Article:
Research Article

Spatiotemporal expansion of primary progenitor zones in the developing human cerebellum

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Science  25 Oct 2019:
Vol. 366, Issue 6464, pp. 454-460
DOI: 10.1126/science.aax7526

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Close-up of human cerebellar development

Early on, cerebellar development shares similarities across humans, nonhuman primates, and even mice. But differences emerge while development progresses, as cellular and molecular analyses by Haldipur et al. now reveal. The rhombic lip persists longer during cerebellar development in humans than in either the mouse or the macaque and generates a pool of neuroprogenitor cells. Similarly, the ventricular zone of the human cerebellum goes a step further than that of the mouse in developing an additional proliferative layer with outer radial glia cells. Transcriptome analysis revealed detailed similarities and differences between progenitor cells of the developing human cerebellum and neocortex.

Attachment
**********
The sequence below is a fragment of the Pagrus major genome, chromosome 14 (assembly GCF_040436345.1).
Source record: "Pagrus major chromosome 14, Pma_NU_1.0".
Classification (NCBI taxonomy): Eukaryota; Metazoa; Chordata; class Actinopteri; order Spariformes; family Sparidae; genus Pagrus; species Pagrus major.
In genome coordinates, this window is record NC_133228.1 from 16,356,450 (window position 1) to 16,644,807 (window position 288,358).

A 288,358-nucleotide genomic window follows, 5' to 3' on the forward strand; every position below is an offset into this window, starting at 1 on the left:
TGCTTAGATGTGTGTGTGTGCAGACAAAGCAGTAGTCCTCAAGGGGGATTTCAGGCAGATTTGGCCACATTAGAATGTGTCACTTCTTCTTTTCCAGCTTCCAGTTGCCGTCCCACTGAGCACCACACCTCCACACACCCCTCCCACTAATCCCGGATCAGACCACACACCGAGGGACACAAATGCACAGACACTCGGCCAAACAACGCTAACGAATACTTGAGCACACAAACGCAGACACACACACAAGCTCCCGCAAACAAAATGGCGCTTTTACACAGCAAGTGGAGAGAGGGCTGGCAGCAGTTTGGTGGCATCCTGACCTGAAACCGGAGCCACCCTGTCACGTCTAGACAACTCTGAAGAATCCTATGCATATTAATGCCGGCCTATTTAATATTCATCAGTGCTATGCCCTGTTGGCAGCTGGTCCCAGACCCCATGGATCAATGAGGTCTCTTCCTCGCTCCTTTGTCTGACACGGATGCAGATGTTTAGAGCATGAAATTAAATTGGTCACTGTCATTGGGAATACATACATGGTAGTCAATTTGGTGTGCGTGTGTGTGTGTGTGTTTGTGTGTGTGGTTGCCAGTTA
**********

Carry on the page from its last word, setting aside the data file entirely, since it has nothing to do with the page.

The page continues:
Science, this issue p. 454

Abstract

We present histological and molecular analyses of the developing human cerebellum from 30 days after conception to 9 months after birth. Differences in developmental patterns between humans and mice include spatiotemporal expansion of both ventricular and rhombic lip primary progenitor zones to include subventricular zones containing basal progenitors. The human rhombic lip persists longer through cerebellar development than in the mouse and undergoes morphological changes to form a progenitor pool in the posterior lobule, which is not seen in other organisms, not even in the nonhuman primate the macaque. Disruptions in human rhombic lip development are associated with posterior cerebellar vermis hypoplasia and Dandy-Walker malformation. The presence of these species-specific neural progenitor populations refines our insight into human cerebellar developmental disorders.

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